Nova Scotia's Liberal government presented a $9.9-billion budget on Thursday with a projected deficit of $279 million, while warning the province of tough times ahead.

Finance Minister Diana Whalen had warned that the budget would be in the red, and while revenues are up slightly mainly due to a bump in personal income tax, that's offset by $455 million in increased spending.

"The status quo in our province is not working," Whalen said Thursday in her first budget address in the Nova Scotia House of Assembly.

"We are facing significant economic and fiscal challenges. Our population is shrinking and aging. And while there are some positive signs on the horizon in terms of economic prospects and growth, there remains a steep hill to climb."

In total, the government will increase spending by $455 million this year — a 5.4 per cent jump — with the largest departmental spending increases in the Department of Health and Wellness and the Department of Education.

Most of the spending increases are due to previously negotiated wage settlements and election commitments.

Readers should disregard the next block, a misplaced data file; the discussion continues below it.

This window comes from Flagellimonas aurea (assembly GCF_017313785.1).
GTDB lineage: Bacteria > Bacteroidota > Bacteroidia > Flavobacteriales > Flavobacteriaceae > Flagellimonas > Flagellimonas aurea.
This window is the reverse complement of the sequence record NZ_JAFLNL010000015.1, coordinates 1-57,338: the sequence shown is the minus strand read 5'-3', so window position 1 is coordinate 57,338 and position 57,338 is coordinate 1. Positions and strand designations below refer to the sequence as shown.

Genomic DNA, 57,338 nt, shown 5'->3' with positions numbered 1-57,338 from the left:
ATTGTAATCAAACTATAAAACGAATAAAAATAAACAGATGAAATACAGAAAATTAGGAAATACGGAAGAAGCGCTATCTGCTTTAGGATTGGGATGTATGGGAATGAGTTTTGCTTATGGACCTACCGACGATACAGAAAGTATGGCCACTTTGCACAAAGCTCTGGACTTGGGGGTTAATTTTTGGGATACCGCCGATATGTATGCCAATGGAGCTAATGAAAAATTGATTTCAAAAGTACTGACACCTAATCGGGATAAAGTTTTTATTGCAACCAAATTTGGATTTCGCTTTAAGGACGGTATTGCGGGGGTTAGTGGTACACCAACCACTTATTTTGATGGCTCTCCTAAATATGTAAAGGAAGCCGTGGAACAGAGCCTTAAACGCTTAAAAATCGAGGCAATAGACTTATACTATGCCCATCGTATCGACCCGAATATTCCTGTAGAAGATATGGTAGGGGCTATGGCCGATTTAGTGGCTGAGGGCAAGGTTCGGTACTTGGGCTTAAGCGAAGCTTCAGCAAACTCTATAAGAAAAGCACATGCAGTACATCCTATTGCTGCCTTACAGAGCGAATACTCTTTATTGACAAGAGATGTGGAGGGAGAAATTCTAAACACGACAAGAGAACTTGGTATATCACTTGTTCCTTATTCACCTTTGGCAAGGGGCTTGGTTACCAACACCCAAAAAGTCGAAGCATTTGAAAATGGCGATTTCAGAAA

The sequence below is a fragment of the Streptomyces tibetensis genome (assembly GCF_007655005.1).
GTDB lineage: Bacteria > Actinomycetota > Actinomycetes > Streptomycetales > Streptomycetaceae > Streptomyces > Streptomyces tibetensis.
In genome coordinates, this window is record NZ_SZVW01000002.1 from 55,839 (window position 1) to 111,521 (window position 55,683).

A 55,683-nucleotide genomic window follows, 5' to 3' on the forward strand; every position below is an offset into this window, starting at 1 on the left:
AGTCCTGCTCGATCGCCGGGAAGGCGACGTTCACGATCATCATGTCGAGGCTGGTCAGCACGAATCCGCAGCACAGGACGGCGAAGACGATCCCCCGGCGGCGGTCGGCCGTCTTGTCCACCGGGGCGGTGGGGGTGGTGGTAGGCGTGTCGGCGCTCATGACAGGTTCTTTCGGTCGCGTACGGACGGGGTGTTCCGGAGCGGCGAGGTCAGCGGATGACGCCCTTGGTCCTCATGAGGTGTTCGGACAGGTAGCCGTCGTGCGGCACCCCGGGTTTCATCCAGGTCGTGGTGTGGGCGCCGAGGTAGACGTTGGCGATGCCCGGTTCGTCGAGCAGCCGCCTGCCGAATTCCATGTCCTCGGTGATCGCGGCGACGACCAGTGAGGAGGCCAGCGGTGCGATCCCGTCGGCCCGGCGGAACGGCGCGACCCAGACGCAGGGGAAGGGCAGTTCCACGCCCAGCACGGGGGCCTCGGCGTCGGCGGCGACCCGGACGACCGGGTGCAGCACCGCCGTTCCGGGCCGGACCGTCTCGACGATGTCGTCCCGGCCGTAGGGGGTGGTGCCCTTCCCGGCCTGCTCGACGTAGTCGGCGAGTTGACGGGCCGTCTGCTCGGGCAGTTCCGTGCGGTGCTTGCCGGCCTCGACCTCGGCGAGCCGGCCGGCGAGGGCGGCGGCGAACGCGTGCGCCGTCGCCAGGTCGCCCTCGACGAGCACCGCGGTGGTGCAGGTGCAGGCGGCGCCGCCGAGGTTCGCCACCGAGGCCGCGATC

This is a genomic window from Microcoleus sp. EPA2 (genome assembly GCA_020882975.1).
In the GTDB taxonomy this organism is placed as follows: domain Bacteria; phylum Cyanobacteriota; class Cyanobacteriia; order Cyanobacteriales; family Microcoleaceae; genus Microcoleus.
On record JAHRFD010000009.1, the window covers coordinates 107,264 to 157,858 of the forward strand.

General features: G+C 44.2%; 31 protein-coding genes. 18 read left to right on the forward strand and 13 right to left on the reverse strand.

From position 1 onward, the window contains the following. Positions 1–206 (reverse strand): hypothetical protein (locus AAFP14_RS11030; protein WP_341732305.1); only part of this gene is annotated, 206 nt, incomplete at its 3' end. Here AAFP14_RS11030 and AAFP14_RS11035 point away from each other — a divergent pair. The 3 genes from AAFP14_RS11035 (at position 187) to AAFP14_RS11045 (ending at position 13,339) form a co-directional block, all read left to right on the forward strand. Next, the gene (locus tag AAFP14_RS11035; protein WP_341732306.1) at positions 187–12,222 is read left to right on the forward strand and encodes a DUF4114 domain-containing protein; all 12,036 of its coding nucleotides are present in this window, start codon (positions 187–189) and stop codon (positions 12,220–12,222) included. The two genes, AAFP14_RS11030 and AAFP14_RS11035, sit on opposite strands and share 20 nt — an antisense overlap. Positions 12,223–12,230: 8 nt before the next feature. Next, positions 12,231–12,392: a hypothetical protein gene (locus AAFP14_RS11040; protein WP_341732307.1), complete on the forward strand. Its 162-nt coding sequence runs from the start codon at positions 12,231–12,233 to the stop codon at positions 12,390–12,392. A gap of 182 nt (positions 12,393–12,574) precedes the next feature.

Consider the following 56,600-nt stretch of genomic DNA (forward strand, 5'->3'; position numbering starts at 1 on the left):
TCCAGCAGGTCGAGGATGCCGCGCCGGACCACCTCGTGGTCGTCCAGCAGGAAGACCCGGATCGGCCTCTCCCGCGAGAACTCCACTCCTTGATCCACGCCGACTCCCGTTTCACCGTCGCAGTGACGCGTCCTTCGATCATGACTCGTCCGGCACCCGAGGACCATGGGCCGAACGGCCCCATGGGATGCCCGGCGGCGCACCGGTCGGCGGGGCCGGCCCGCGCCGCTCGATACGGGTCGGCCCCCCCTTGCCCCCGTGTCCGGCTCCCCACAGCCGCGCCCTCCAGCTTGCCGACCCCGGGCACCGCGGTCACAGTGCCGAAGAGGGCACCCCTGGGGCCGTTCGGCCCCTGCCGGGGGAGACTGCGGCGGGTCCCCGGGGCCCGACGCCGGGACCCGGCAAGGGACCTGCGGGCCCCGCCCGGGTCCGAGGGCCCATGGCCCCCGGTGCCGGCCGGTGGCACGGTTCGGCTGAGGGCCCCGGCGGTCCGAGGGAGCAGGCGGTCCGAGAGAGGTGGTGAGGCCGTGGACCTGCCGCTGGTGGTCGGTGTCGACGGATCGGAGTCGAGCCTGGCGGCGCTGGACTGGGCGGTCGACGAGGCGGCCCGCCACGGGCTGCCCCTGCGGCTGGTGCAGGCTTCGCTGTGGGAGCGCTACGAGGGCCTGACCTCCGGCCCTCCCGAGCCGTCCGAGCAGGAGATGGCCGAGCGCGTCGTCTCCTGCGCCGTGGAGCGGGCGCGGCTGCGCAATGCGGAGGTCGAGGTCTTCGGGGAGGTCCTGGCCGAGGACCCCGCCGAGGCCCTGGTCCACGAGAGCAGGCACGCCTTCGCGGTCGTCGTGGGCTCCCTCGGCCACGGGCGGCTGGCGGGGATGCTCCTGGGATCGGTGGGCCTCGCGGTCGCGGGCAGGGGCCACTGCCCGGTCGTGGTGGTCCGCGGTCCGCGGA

The province's net debt is now $14.6 billion and is projected to hit $15 billion by the end of this fiscal year. At $14.6 billion, the debt amounts to about $16,000 for every  man, woman and child in Nova Scotia.

"These are the realities facing our province. Investments in health and education are critical for the well-being of our citizens as are investments in social supports, infrastructure and the primary industries that help drive the economy," Whalen said.

"But we do have to make choices. We cannot do everything and we cannot continue to do what we have always done."

The budget for the Department of Health and Wellness — the province's largest expenditure — ballooned to an all-time high of $4.1 billion.

The $194-million increase over last year includes $4.2 million to try to reduce wait times for hip and knee replacements, $32.6 million to fund more home-care services and another $10.6 million for programs aimed at recruiting and hiring doctors in rural areas of the province.

"We are at a crossroads with our health-care system," Whalen said.

"While this problem is not unique to Nova Scotia, we do need to find solutions that address our unique demographic and health challenges."

Whalen had said the government would be laying out the beginnings of a plan of fiscal prudence that would lead to a surplus.

She had also warned the government was still trying to find its fiscal feet after six months in power and suggested bolder measures would likely have to wait until next year.